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City academic named as National Teaching Fellow

Prestigious individual award celebrates teaching excellence


Dr Rachael-Anne Knight, Associate Dean for Education (Technology and Innovation) and Associate Professor of Phonetics in the School of Health Sciences at City, University of London, has been named as a National Teaching Fellow by the Higher Education Academy.

As the most prestigious individual award for excellence in teaching in higher education, the National Teaching Fellowship (NTF) is open to staff whose teaching or support roles enhance the student learning experience. Run by the HEA on behalf of the Higher Education Funding Council for England (HEFCE), Dr Knight was one of only 55 individuals to be awarded a NTF this year.

Successful candidates were nominated by their institutions and submissions had to show evidence of three criteria: individual excellence, raising the profile of excellence and developing excellence.

Since joining City in 2005 Dr Knight has taught phonetics to Speech and Language Therapy students and has won several awards for her innovative teaching and support of students. She became Associate Dean for Education (Technology and Innovation) in 2015.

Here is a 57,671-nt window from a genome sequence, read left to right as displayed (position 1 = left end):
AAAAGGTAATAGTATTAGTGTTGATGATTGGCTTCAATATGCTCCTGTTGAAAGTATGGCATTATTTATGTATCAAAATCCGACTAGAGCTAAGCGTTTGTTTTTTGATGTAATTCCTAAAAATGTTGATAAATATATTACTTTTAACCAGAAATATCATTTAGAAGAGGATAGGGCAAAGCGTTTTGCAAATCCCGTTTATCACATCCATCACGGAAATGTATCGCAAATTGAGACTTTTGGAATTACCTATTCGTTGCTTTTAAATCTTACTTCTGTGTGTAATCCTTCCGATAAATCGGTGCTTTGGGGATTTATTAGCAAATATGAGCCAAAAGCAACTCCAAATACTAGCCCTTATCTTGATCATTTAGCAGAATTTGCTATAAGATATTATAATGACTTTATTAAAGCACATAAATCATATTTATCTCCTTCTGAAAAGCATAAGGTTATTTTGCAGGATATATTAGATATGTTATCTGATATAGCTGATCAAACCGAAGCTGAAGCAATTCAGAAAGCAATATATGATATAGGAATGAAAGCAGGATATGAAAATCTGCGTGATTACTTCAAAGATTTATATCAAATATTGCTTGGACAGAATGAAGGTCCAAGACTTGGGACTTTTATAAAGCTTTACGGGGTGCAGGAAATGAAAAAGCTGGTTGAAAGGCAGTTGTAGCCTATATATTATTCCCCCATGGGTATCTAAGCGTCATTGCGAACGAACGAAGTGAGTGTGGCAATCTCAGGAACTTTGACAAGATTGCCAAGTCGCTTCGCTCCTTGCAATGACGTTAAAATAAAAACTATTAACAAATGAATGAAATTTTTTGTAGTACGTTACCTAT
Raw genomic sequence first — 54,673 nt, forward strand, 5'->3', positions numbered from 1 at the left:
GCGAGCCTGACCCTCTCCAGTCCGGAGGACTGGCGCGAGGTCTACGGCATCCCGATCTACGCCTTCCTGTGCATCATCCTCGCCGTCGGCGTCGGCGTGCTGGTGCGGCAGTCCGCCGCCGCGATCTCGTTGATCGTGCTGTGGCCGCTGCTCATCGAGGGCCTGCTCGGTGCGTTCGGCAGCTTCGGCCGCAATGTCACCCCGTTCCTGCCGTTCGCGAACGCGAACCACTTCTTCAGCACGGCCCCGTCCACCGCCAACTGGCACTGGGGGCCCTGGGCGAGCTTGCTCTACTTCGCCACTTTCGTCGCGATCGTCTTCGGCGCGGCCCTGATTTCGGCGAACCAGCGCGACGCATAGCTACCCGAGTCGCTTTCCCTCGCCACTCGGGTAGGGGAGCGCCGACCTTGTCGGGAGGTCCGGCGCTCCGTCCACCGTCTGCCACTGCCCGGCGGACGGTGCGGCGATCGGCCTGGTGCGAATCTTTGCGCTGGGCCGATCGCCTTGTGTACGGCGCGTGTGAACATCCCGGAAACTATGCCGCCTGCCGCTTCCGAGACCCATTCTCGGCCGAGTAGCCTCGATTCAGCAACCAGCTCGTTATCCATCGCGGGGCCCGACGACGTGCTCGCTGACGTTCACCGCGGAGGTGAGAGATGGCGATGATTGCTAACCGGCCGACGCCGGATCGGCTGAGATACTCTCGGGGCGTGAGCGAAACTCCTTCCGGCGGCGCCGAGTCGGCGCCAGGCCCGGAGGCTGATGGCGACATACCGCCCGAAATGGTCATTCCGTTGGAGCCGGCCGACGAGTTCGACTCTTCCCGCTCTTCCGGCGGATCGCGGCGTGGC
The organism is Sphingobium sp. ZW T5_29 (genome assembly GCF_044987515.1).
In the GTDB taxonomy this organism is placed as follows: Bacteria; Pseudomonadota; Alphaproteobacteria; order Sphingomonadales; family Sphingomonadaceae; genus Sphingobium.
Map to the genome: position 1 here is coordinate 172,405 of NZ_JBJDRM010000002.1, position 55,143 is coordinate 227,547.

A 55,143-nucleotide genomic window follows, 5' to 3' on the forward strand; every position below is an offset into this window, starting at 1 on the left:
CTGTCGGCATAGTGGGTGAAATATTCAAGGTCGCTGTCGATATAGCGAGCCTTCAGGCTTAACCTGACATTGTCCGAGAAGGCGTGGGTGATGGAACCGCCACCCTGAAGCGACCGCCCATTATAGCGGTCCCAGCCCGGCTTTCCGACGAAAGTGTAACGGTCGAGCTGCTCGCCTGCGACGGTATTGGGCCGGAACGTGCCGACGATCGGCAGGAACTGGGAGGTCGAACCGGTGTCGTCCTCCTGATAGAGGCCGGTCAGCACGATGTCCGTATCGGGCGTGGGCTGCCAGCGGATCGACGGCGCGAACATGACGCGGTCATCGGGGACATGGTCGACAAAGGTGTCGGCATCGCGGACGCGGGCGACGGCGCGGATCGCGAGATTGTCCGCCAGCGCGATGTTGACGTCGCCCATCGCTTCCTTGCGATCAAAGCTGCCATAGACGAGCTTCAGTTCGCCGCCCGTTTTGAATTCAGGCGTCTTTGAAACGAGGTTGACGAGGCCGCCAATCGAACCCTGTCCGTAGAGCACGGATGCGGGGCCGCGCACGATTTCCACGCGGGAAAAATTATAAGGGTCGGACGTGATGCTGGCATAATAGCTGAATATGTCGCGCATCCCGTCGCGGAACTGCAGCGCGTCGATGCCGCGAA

Dr Knight said:

“It was a great honour to receive this award from the Higher Education Academy and be named as a National Teaching Fellow. In the School of Health Sciences at City we place great pride in our teaching, and I hope to use this Fellowship to continue to develop teaching and learning in the School and enhance the student learning experience.”

Professor Marshall, HEA Chief Executive, said:

“I am so pleased the HEA has the opportunity to run these awards, and to help to disseminate the best practice they reveal. Celebrating great teaching, whether by teams or individuals, is really important and highlights just some of the great work in the sector to improve the student experience.

“All the awards provide compelling case studies of best practice which we can share around the sector.  It’s also an opportunity for all of us to reflect on our own work, individually and as teams – what are we getting right, what can we learn, what could we do better? “I would like to congratulate all the new NTFs. I’m sure the whole higher education sector will join me in agreeing that we are very proud of your achievements.”

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